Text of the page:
Stakeholders call to address the situation of stranded African migrant workers in Lebanon
African low skilled workers in Lebanon have been exposed to multiple hardships over the past months. This is due to a multiplicity of factors which includes the economic and political instability in Lebanon which has led to depreciation of the currency, inflation and job losses with Lebanese nationals unable to afford workers; the historical sponsorship (Kafala) system which gives room for exploitation and abuse, the impact of COVID-19 which has led to increased pressure on workers particularly care and domestic work due to work-from-home arrangements at workplaces; and finally the explosion in Beirut.
The African Union Commission convened the meeting to discuss with three affected Member States, namely, Ethiopia, Kenya and Sudan and the International Organization for Migration (IOM) IOM and the International Labour Organization (ILO) given their involvement, to understand the situation of the African migrant workers in Lebanon, map what has been done, outstanding assistance needs, and measures to scale the support on the ground.
Her Excellency H.E. Tsion Teklu, State Minister for Economic Diplomacy and Diaspora Affairs of the Ministry of Foreign Affairs of Ethiopia and the Consul General of Ethiopia in Lebanon, Mr. Temesgen Oumer briefed on the situation of Ethiopians in Lebanon. According to H.E Tsion Teklu, ‘the Government is working with several partners, including IOM and ILO, in providing assistance to stranded migrants in the provision of shelters, psychosocial support, return and reintegration. The explosion in Lebanon has exacerbated foregoing challenges which include the securing of exit visas for majority of migrant workers in Lebanon, majority of whom are in an irregular situation’. The number of Ethiopians in Lebanon was estimated at 400,000 and the government has facilitated the evacuation of 658 migrants since the beginning of this year, with the government providing tickets and covering the cost of quarantine. The slow process of the processing of exit visas poses as a challenge for the swift response of the consulates and embassies in facilitating the return of stranded migrants; hence hindered urgent repatriations amidst covid; there are 3500 migrants registered and awaiting repatriation.
A meeting was held with the Embassy of Sudan in Lebanon prior to the meeting where the Ambassador Ali Al-Sadig briefed the AUC on the situation. Ambassador Al-Sadig mentioned that about 2700 Sudanese have been registered with the Embassy in Lebanon, with majority being men and in an irregular situation. Most of the workers occupied low skilled jobs such as guards and cleaners. With the depreciation of the currency, and the economic situation many were abruptly terminated or receiving wages that barely covers their basic needs. Since 2020, the government of Sudan has supported the repatriation of 134 persons. The tickets were purchased by the individuals themselves while the government supported by successfully engaging the Lebanese General Security on waiving the fines on Sudanese migrants in irregular situation which is between USD 600-900 per year for every year spent in Lebanon.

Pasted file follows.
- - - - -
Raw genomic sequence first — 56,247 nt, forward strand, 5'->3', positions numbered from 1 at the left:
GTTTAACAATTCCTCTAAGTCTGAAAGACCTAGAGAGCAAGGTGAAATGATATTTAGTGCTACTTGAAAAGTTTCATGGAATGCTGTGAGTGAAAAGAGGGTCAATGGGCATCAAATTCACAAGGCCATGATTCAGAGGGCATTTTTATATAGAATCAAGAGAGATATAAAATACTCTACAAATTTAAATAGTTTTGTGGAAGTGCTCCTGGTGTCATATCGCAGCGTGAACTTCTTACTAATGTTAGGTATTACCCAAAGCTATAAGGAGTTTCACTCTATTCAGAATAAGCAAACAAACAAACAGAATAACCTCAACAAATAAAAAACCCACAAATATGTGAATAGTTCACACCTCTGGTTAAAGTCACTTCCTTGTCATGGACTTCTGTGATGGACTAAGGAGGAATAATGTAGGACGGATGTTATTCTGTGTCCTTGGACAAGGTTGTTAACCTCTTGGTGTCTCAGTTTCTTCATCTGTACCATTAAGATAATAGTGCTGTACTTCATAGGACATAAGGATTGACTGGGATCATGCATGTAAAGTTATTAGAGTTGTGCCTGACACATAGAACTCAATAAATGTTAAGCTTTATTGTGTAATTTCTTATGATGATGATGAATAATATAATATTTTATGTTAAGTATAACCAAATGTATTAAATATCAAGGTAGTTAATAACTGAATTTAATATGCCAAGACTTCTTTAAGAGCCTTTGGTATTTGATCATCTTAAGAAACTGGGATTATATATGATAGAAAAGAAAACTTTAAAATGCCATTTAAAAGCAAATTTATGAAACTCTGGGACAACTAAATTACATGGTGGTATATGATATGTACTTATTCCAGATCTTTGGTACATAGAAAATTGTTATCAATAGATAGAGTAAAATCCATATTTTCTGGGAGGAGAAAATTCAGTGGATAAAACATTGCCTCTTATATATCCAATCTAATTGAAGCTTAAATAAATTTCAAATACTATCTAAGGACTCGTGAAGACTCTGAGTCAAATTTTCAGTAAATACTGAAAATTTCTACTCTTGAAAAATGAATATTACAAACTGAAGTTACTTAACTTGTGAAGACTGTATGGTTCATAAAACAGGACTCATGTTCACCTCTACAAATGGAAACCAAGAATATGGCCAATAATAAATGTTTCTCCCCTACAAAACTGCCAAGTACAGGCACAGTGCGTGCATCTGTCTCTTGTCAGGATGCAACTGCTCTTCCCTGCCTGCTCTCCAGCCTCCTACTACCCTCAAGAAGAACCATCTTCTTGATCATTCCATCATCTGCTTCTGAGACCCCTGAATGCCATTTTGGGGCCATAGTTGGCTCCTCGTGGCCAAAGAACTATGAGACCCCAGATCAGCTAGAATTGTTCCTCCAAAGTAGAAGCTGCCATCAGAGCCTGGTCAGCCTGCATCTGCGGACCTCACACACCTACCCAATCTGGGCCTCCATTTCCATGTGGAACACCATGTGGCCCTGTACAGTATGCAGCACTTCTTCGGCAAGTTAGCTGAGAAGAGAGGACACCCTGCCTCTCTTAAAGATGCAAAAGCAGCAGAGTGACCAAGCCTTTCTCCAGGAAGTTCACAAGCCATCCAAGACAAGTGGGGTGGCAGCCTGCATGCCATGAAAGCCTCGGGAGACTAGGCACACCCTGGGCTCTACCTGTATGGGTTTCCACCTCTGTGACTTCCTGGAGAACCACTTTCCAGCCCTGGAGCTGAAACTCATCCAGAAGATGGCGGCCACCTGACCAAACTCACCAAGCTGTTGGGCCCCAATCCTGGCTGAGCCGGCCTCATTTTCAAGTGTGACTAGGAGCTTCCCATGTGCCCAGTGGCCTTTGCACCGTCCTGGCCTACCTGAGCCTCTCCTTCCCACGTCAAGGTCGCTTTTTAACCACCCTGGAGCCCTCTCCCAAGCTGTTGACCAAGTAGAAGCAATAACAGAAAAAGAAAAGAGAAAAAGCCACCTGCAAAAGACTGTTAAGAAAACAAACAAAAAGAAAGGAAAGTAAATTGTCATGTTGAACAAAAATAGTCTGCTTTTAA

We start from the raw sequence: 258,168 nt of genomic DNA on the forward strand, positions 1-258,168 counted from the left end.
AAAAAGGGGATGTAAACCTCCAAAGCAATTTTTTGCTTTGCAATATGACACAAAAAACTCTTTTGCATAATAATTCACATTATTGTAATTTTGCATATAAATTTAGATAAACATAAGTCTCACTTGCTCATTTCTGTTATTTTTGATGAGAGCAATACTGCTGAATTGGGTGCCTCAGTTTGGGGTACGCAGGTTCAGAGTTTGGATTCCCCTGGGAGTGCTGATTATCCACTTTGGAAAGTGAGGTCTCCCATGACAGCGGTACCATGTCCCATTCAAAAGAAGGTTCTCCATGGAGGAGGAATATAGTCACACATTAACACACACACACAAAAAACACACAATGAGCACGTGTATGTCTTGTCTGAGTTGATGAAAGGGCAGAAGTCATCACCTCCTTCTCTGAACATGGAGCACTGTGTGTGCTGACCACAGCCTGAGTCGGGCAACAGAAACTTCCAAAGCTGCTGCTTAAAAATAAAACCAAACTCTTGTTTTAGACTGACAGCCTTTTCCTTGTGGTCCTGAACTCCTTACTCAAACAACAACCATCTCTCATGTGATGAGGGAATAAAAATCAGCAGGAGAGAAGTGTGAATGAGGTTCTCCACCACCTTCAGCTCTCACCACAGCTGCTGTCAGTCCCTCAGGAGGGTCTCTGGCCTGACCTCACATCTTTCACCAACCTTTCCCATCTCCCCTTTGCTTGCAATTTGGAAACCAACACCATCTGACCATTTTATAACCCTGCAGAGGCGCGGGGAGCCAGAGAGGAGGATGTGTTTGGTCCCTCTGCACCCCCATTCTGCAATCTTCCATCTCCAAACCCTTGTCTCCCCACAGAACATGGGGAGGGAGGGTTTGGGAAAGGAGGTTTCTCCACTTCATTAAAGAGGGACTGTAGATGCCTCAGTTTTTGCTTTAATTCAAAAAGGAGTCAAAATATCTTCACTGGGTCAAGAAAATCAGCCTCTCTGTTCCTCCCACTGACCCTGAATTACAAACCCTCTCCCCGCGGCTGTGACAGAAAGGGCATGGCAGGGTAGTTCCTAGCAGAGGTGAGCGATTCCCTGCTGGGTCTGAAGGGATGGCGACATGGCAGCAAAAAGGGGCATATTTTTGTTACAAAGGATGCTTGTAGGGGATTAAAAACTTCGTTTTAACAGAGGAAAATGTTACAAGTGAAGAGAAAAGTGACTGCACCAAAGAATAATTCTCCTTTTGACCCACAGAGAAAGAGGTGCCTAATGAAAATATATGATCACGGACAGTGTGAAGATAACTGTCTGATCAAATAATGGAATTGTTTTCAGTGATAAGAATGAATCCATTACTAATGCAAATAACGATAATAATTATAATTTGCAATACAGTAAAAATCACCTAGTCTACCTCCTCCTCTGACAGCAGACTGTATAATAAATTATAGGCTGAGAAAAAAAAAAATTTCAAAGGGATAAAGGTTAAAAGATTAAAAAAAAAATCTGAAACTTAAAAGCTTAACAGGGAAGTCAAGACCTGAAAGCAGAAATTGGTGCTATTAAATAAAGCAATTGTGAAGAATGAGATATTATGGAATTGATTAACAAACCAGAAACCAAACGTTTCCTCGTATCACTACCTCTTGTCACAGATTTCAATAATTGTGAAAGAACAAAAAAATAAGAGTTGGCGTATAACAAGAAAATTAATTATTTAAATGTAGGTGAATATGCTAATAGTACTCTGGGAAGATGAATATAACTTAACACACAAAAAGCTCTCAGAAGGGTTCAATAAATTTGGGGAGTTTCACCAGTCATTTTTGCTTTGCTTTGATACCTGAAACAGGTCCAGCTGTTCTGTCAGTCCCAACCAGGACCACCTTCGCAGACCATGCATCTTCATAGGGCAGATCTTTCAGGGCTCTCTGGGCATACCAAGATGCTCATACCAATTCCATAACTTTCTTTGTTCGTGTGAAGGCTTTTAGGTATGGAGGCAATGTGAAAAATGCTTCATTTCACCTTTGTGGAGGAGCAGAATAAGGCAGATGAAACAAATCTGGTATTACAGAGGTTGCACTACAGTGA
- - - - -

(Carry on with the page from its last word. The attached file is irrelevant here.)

Stakeholders agreed on the need for coordinated communication and resource mobilization for direct assistance on identified challenges and the utilization of already existing networks on the ground to urgently meet the needs of migrants. Return seems to be the most urgent need for many migrants, albeit the challenge of the dearth of foreign currency in the country, the meeting agreed that issues related to payment of outstanding wages to the migrants even when they are repatriated need to be addressed immediately. The process for granting exit visa, return and integration need to be of priority to the Member States.
The meeting concluded by recommending to the AUC to utilize the Afro-Arab partnership to highlight the issues of protection of African migrants.
The AUC will continue consultations for coordinated urgent assistance to be provided to address the dire situation of African workers stranded in the Lebanon, considering the aggravation of the situation with the devastating blast in the port and which seriously disrupted the lives of people and has resultantly worsened the plight of African migrants.
Distributed by APO Group on behalf of African Union (AU).
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